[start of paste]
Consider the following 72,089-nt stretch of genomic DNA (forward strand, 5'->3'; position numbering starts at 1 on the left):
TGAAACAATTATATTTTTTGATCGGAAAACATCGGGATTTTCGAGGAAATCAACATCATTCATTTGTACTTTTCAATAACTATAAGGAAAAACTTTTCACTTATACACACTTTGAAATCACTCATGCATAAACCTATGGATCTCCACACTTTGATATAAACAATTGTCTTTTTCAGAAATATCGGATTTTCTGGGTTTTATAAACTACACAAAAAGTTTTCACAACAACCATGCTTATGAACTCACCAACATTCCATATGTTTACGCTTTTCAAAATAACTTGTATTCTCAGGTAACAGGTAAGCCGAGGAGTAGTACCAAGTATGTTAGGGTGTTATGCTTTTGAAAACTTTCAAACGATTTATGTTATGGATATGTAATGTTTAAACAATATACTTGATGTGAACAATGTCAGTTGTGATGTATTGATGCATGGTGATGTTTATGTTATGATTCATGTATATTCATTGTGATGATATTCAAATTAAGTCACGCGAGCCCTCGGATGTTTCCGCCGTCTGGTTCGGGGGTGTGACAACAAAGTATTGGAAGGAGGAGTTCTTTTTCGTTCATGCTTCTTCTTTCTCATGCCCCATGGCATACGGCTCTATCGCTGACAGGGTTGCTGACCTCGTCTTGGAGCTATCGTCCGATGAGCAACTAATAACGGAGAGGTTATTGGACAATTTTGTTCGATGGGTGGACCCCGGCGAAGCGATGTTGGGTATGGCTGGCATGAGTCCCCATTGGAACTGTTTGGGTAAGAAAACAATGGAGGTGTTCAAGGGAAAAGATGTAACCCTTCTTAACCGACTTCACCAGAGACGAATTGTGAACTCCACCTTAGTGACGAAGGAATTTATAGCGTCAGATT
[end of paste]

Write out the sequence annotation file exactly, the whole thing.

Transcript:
Consider the following 72,089-nt stretch of genomic DNA (forward strand, 5'->3'; position numbering starts at 1 on the left):
TGAAACAATTATATTTTTTGATCGGAAAACATCGGGATTTTCGAGGAAATCAACATCATTCATTTGTACTTTTCAATAACTATAAGGAAAAACTTTTCACTTATACACACTTTGAAATCACTCATGCATAAACCTATGGATCTCCACACTTTGATATAAACAATTGTCTTTTTCAGAAATATCGGATTTTCTGGGTTTTATAAACTACACAAAAAGTTTTCACAACAACCATGCTTATGAACTCACCAACATTCCATATGTTTACGCTTTTCAAAATAACTTGTATTCTCAGGTAACAGGTAAGCCGAGGAGTAGTACCAAGTATGTTAGGGTGTTATGCTTTTGAAAACTTTCAAACGATTTATGTTATGGATATGTAATGTTTAAACAATATACTTGATGTGAACAATGTCAGTTGTGATGTATTGATGCATGGTGATGTTTATGTTATGATTCATGTATATTCATTGTGATGATATTCAAATTAAGTCACGCGAGCCCTCGGATGTTTCCGCCGTCTGGTTCGGGGGTGTGACAACAAAGTATTGGAAGGAGGAGTTCTTTTTCGTTCATGCTTCTTCTTTCTCATGCCCCATGGCATACGGCTCTATCGCTGACAGGGTTGCTGACCTCGTCTTGGAGCTATCGTCCGATGAGCAACTAATAACGGAGAGGTTATTGGACAATTTTGTTCGATGGGTGGACCCCGGCGAAGCGATGTTGGGTATGGCTGGCATGAGTCCCCATTGGAACTGTTTGGGTAAGAAAACAATGGAGGTGTTCAAGGGAAAAGATGTAACCCTTCTTAACCGACTTCACCAGAGACGAATTGTGAACTCCACCTTAGTGACGAAGGAATTTATAGCGTCAGATT